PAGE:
4. Neuman, William Lawrence c2003, 'The meanings of methodology' in Neuman, William Lawrence, Social research methods: qualitative and quantitative approaches, 5th ed., Allyn and Bacon, Boston, pp. 63-88.

    5. Sharp, John A. & Howard, Keith c1996, 'Literature searching' in Sharp, John A. & Howard, Keith, The management of a student research project, 2nd ed., Gower, Aldershot, Hampshire, England, pp. 72-102.

    6. Diamantopoulos, A. & Schlegelmich, B. B. c2000, 'It's all over...or is it?' in Diamantopoulos, Adamantios & Schlegelmilch, Bodo B., Taking the fear out of data analysis: a step-by-step approach, Business Press, Thomson Learning, London, pp. 219-225.

    7. Veal, Anthony James 2005, 'Questionnaire surveys' in Veal, Anthony James & Ticehurst, G. W., Business research methods: a managerial approach, 2nd ed., Pearson Addison Wesley, South Melbourne, Vic., pp. 142-168.


    Planning and Strategy
    1. Dollinger, Marc J. 2008, ‘Entrepreneurial strategies’ in Dollinger, Marc J., Entrepreneurship: strategies and resources, 4th ed., Marsh Publications, Lombard, Ill., pp. 110-152.

    2. Hamel, Gary 2000, 'Business concept innovation' in Hamel, Gary, Leading the revolution, Harvard Business School, Boston, Mass., pp. 59-113.

    3. Mintzberg, Henry c1994, 'Models of the strategic planning process' in Mintzberg, Henry, The rise and fall of strategic planning: reconceiving roles for planning, plans, planners, Free Press, New York, pp. 35-90.

    4. Stutely, Richard 1999, 'What's it all about?' in Stutely, Richard, The definitive business plan: the fast-track to intelligent business planning for executives and entrepreneurs, Financial Times Management, London, pp. 3-19.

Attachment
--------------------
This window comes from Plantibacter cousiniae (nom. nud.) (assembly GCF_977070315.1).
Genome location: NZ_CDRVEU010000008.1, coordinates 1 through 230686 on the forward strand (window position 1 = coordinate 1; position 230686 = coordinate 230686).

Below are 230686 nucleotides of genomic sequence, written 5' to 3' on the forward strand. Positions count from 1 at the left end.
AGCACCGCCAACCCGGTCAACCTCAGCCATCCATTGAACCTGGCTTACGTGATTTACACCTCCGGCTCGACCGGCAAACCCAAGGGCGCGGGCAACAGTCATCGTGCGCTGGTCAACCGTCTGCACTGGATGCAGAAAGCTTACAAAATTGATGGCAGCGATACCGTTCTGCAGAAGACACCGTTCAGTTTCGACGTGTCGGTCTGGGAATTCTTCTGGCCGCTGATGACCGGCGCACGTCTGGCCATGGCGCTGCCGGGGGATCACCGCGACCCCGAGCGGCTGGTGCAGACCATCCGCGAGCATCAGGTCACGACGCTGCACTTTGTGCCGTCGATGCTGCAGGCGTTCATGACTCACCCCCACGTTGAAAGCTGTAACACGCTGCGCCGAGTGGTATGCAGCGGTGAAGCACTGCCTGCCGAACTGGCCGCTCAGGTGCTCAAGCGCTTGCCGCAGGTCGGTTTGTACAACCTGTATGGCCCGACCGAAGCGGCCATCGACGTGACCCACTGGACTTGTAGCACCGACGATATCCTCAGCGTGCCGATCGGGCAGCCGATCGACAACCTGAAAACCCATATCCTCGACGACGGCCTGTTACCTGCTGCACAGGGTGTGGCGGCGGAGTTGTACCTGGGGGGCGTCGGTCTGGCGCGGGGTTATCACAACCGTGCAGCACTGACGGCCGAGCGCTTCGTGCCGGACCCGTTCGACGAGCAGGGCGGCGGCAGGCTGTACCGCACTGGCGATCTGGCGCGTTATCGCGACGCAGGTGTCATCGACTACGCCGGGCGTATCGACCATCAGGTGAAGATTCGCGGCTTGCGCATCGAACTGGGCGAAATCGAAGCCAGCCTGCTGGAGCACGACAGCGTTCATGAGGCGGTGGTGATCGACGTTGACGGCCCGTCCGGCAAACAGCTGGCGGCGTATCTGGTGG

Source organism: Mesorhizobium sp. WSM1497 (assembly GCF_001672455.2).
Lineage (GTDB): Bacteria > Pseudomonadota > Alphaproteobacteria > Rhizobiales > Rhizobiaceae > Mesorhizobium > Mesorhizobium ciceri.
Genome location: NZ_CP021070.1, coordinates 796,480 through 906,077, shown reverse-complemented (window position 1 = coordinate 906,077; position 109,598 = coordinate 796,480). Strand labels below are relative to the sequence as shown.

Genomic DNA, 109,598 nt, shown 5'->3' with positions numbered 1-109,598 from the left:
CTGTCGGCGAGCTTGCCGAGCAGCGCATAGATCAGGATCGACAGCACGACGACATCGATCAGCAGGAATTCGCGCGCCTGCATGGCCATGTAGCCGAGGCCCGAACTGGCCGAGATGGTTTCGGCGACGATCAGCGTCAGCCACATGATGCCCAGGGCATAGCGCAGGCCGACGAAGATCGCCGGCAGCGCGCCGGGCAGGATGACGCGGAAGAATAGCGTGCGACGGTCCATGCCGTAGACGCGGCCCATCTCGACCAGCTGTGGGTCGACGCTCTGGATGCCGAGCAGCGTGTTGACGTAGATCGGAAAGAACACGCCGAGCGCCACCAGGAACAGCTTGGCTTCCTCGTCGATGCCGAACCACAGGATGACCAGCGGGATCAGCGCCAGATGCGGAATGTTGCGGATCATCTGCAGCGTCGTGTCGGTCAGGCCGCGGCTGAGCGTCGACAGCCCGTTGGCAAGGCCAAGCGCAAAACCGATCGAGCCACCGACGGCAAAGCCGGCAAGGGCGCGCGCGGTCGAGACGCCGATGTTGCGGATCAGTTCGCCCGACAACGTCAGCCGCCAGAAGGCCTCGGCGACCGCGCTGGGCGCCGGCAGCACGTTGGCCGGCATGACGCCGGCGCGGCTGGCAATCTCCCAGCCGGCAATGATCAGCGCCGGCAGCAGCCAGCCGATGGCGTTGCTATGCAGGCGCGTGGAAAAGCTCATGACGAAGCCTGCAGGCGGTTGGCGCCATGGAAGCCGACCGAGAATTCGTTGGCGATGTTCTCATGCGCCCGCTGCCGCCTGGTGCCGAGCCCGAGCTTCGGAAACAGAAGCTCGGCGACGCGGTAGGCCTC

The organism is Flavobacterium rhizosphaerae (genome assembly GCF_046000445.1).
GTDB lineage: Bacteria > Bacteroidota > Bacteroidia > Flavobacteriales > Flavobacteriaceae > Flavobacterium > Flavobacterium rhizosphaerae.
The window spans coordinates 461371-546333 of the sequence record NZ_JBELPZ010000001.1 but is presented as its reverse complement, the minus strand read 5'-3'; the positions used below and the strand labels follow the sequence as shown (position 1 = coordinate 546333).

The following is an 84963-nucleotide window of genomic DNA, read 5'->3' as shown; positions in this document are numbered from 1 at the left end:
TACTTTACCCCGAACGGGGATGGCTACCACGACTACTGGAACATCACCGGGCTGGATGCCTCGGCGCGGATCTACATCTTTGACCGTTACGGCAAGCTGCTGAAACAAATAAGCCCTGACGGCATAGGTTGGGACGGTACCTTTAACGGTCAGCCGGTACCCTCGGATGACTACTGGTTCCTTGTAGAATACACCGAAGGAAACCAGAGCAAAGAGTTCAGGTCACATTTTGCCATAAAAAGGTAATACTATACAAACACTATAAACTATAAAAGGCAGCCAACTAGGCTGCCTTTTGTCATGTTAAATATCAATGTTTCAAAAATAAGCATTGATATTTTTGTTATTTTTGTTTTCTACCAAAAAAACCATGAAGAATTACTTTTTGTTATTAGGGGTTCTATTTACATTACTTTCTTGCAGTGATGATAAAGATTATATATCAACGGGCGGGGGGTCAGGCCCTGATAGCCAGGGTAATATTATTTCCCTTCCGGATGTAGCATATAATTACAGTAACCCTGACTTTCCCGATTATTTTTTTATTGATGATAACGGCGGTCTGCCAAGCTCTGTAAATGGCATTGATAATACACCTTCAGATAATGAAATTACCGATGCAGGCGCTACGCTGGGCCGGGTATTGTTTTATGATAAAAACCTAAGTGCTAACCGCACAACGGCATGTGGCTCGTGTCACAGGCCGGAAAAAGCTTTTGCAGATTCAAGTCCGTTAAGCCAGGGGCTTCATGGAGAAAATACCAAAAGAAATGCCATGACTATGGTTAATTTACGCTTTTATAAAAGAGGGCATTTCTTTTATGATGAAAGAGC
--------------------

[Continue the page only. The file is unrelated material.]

5. Timmons, Jeffry A. & Spinelli, Stephen 2004, '[Extracted from] The business plan' in Timmons, Jeffry A. & Spinelli, Stephen, New venture creation: entrepreneurship for the 21st century, 6th ed., McGraw-Hill, Boston, Mass., pp. 397-420.

    Recommended Resources

    A worthwhile reference text (sourcing and purchasing is optional) that discusses various emerging viewpoints on entrepreneurship theory and its practice is:

    Welsch, Harold (2004) Entrepreneurship: The Way Ahead, Routledge, New York.


    Library Resources
    The University of Adelaide’s Barr Smith Library provides a range of learning resources including texts, journals, periodicals, magazines, and access to online databases and information services. It also offers a virtual library which is accessible via the University’s website. The University Library web page is: http://www.adelaide.edu.au/library/ 
    From this link, you are able to access the Library's electronic resources.
    Online Learning